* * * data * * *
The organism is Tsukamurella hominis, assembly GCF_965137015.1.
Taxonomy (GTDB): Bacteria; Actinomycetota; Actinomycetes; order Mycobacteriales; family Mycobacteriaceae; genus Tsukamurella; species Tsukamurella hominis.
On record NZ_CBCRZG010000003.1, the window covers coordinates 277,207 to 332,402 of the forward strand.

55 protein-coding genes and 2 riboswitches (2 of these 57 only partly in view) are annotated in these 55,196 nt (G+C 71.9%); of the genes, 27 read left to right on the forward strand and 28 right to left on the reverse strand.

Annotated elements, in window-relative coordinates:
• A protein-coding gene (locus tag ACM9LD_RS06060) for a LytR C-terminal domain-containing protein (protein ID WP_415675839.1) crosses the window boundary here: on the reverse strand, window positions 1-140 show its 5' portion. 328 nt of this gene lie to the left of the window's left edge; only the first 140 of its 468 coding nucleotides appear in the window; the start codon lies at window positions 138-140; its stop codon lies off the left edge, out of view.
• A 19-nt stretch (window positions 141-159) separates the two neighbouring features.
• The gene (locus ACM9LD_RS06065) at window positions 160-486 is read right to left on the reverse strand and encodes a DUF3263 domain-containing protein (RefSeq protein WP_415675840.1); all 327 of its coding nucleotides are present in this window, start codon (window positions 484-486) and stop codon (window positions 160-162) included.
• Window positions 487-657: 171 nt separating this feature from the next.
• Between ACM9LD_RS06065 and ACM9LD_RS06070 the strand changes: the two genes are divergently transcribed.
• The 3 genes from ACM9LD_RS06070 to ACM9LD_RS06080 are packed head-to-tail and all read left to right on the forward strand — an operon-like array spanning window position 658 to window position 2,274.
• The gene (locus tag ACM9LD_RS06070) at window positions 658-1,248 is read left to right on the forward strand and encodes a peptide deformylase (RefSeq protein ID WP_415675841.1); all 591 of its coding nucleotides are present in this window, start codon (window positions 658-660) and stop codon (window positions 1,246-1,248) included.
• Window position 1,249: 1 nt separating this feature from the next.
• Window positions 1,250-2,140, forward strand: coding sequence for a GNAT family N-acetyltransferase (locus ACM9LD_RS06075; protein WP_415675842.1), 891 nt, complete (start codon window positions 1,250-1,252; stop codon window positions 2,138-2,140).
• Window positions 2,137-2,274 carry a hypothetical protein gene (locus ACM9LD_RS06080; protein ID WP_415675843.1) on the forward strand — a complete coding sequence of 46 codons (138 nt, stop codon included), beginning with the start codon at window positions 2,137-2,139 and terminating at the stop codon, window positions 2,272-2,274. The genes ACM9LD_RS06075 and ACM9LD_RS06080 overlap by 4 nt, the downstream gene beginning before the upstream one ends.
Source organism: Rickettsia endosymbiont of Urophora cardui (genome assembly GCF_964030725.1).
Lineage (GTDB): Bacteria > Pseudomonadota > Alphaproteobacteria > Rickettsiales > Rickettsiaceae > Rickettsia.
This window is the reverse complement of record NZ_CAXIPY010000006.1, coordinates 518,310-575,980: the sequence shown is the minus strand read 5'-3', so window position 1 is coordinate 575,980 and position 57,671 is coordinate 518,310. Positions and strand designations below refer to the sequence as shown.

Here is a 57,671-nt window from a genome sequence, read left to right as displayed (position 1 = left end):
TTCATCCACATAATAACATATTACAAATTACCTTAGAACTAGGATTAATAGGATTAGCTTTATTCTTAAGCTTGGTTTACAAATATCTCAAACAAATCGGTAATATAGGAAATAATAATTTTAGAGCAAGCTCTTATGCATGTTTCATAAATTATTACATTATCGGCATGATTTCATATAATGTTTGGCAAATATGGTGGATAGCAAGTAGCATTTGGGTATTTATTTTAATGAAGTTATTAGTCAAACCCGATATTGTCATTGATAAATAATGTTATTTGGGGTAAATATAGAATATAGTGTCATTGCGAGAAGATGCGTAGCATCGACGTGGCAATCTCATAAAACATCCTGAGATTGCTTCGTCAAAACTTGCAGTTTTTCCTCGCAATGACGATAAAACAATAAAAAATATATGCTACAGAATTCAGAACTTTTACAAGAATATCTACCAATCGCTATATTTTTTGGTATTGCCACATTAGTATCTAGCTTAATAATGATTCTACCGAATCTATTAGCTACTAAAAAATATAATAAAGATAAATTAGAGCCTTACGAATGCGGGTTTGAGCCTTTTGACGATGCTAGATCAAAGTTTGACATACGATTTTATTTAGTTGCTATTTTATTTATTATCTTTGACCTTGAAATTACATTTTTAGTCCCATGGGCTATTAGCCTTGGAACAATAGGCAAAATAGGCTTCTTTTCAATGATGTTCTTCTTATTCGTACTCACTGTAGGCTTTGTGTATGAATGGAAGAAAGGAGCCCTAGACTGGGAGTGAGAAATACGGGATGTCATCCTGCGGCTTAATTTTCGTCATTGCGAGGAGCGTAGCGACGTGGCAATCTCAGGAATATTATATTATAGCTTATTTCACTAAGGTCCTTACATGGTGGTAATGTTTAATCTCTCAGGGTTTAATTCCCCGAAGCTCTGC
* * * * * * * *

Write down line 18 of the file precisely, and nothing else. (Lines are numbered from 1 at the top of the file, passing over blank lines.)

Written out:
This window is the reverse complement of record NZ_CAXIPY010000006.1, coordinates 518,310-575,980: the sequence shown is the minus strand read 5'-3', so window position 1 is coordinate 575,980 and position 57,671 is coordinate 518,310. Positions and strand designations below refer to the sequence as shown.